DHS has proposed a fee of $10 per H-1B petition. The agency considers this to be an “appropriate, nominal fee” to recover some costs involved.
In January 2019, DHS published the rule establishing an H-1B electronic registration system. At that time, no fee was proposed, but the “door was left open.” In mid-August, DHS announced that there would be fee.
As to what information will be required, that is still a bit up in the air – again, the door is left open by DHS. The agency wants enough information to be able to check for fraud, duplicate registrations filed by the same company, and to ensure that those selected during the registration period ultimately file H-1B petitions. In addition to company identification, each registration would include the beneficiary’s:
- Full name
- Date of birth
- Country of birth
- Passport number
Each registration also will require the petitioner to complete an attestation about the “bona fides” of the registration. Frivolous registrations, DHS warns, “may be referred to appropriate federal law enforcement agencies for investigation and further action as appropriate.” Under a “catch-all,” DHS could require: “any additional basic information requested by the registration system to promote certainty.”
Some concerned about frivolous registrations suggested that information include job title, worksite address, salary offers, SOC code, LCA wage level, and specific educational qualifications. Others suggested including disclosure of any recent labor violations or disputes and EEOC complaints and whether the petitioner is H-1B dependent. DHS rejected these ideas (for now), noting that much of that information would be used to review eligibility once an H-1B petition is filed.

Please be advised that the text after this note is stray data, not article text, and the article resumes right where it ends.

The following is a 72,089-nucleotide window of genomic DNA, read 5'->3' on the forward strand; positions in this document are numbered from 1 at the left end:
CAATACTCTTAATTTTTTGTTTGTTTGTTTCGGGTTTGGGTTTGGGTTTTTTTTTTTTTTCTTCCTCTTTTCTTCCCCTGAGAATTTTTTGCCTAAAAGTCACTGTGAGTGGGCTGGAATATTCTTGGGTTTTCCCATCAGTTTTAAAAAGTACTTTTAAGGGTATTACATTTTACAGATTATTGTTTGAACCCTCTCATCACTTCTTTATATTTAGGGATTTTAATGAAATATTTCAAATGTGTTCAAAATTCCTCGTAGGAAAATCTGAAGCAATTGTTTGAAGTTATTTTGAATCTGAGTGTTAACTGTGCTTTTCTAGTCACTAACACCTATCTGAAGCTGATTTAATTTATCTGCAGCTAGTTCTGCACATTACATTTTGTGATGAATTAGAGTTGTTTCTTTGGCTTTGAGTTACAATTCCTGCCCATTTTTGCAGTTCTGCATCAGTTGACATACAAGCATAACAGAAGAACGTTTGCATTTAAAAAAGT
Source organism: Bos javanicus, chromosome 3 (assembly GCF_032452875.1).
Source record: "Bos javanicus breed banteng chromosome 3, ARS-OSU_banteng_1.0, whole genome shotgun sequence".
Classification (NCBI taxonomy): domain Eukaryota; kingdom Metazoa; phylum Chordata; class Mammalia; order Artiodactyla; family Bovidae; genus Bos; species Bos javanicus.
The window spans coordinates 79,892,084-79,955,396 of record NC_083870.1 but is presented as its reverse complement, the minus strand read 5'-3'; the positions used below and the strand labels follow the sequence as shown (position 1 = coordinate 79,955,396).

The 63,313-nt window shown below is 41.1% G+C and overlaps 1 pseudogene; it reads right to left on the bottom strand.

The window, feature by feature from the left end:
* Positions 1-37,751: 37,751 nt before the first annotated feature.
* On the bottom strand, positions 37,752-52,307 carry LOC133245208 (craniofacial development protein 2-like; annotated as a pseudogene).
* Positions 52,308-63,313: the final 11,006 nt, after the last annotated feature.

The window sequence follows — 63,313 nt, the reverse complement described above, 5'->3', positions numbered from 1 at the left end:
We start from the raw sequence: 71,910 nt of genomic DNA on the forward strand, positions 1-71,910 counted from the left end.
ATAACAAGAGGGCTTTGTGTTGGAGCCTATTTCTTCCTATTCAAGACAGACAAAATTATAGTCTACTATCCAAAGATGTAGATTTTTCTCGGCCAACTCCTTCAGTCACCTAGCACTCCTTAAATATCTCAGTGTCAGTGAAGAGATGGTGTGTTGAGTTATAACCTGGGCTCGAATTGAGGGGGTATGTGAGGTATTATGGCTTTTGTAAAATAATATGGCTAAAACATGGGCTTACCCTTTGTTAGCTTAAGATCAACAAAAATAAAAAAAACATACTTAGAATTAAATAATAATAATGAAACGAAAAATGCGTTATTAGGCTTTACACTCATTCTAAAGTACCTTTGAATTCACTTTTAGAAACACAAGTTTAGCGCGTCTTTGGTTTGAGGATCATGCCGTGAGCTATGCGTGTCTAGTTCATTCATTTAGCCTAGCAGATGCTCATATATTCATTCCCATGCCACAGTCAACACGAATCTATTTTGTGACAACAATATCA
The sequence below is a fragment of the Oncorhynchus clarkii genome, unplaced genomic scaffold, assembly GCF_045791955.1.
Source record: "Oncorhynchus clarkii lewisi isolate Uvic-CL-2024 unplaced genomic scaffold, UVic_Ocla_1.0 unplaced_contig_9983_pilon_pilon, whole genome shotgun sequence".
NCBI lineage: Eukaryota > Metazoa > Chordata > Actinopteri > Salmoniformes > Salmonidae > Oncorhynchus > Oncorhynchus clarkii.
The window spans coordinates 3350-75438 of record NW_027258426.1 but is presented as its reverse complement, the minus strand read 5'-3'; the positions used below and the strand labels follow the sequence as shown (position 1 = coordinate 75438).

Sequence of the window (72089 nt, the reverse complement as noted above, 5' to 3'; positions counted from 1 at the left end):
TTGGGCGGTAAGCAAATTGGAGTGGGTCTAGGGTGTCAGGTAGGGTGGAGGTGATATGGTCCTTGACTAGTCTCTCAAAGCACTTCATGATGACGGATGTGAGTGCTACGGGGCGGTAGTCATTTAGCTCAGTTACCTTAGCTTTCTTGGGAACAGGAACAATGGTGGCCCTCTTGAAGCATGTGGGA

Questions remain about what DHS does with the information it gathers during the electronic registration. In accordance with the Administration’s “Buy American, Hire American” Executive Order, DHS is already gathering and sharing much information on its H-1B Data Hub. The public can search the number of H-1B approvals and denials by company and by year. The public also can see, by employer, the number of approved H-1B petitions by salary and degree type. In addition to making the information public, DHS has stated in a description of the H-1B registration tool that it “may share the information with other Federal, State, local and foreign government agencies” and “may also share [the] information, as appropriate, for law enforcement purposes or in the interest of national security.” The full scope of this statement is not yet known.
It is unclear whether the electronic registration will be ready in 2020 or when the promised trial period for stakeholders will occur.
Jackson Lewis attorneys will follow these developments and provide updates as they become available.